Nepal: the fuel crisis continues
Nepalis are struggling through winter as border blocks continue to limit their access to fuel, gas and essential medicines. BMS World Mission occupational therapist Megan Barker explains how the crisis is affecting her rehabilitation work
Months of extremely limited access to essential supplies is taking its toll on the people of Nepal.
Rural communities devastated by April and May’s earthquakes are unable to receive the aid they desperately need and reports suggest that more than three million Nepali children under the age of five are at risk of death and disease this winter due to the severe shortages of fuel, food and medicine.
The crisis is also impacting the work of BMS World Mission workers living in Nepal. Megan Barker heads up the spinal rehabilitation work of Surkhet clinic and the staff and patients there are feeling the strain. They’ve now completely run out of gas and so all the food for the patients is being cooked on wood fires.
“Our staff have made a little kitchen outside and they’re working under a canopy, trying to cook for 30 or 40 people on wood fires,” says Megan. “Obviously the ongoing effect of destroying the local forests is going to be an issue.”
Another major problem for the clinic is the lack of fuel for their vehicle and the now sporadic nature of the buses.
“We can’t go out and make home visits because we have no fuel for the vehicle,” Megan says. “Planning was always difficult, but it is much more difficult now. It just makes everyone very tired, and makes relationships strained because we can’t plan anything sensibly.”
Essential medicines like insulin are also being held back due to the blockades along the Indian border. The small amount of medicine that does get through goes to the big cities, and so the team cannot get it from Pokhara to Surkhet.
“With the lack of fuel and medication, some of our patients are going to be really struggling,” says Megan.
The blockades are having a huge impact on Nepal, in all spheres. Due to a lack of fuel to run their buses, many schools cannot open as normal as children are unable to get there. Small businesses, such as restaurants, are having to close as people don’t have the resources they need to run them. Earthquake-affected families can’t access the supplies they need to rebuild their homes, with thousands living in temporary shelters through the cold winter. And the effect on Nepal’s economy has also been brutal.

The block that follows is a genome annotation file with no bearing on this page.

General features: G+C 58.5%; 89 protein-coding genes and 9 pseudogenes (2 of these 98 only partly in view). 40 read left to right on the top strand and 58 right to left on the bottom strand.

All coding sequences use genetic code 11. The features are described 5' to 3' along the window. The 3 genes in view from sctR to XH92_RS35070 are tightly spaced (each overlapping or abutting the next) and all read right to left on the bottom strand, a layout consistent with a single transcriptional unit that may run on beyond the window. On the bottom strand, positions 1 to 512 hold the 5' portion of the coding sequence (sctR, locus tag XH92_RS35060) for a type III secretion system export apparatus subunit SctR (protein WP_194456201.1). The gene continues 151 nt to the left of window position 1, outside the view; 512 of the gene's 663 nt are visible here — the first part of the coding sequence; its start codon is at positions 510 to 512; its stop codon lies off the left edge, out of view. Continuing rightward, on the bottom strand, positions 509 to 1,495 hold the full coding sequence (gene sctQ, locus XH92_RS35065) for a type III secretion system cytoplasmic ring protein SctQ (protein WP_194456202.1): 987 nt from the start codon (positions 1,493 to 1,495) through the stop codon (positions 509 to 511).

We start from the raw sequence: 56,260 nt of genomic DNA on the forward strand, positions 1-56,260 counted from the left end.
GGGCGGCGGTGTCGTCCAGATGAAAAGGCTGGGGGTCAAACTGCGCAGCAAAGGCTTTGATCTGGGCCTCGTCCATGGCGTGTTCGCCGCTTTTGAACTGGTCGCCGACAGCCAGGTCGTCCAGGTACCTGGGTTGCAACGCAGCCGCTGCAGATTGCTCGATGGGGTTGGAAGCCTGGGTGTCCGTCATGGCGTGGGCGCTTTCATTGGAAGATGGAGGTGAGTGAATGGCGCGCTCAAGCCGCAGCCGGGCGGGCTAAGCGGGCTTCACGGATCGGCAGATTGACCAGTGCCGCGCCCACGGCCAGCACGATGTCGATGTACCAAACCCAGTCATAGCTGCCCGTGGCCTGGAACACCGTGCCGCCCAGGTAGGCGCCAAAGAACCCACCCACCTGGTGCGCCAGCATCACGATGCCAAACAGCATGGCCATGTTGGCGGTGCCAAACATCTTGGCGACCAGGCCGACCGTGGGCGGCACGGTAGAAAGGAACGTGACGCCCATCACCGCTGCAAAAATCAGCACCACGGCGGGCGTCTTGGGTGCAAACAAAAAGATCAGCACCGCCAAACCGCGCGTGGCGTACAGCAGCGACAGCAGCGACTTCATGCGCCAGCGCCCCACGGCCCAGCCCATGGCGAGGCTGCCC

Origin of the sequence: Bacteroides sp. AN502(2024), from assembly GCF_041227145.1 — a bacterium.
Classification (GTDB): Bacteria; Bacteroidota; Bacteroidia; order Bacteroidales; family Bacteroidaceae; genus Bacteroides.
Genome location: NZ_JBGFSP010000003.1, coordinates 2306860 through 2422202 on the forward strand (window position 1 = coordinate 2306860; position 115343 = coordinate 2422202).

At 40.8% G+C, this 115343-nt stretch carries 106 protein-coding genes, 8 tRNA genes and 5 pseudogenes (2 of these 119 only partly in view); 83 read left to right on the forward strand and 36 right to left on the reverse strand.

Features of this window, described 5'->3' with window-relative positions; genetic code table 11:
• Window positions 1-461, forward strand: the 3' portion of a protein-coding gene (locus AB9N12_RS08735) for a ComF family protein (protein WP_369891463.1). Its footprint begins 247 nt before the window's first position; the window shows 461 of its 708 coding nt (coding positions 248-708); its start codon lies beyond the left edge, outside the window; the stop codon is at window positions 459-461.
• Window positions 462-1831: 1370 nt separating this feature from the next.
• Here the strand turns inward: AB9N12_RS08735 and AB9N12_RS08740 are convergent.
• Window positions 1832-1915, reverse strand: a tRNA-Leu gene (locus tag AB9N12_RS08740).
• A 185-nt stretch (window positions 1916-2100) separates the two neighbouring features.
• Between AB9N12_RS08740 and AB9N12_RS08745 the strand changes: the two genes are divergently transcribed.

With no signs of the informal blockade ending soon, Nepal needs our prayers. People are struggling to get by day-to-day, children are missing out on their education and hospitals cannot get the medicines they need.
“Nepali people are very resilient, and in a way that’s going against them in this because no one is making a fuss,” says Megan. “They are just busy living very hand-to-mouth lives. They’re just surviving.”
Pray for the clinic: that they can get the fuel they need to feed their patients and make their home visits, and that the medicines the patients need will reach them.
Pray for Nepal’s Government: for wisdom to know how to bring the blockade to an end before the situation deteriorates further. The blockades began after groups opposed the country’s new Constitution.
Pray for Nepal’s people: for safety, provision and health, and for the borders to reopen so people can get the supplies they need to live.
This article first appeared on the website of BMS World Mission and is used with permission.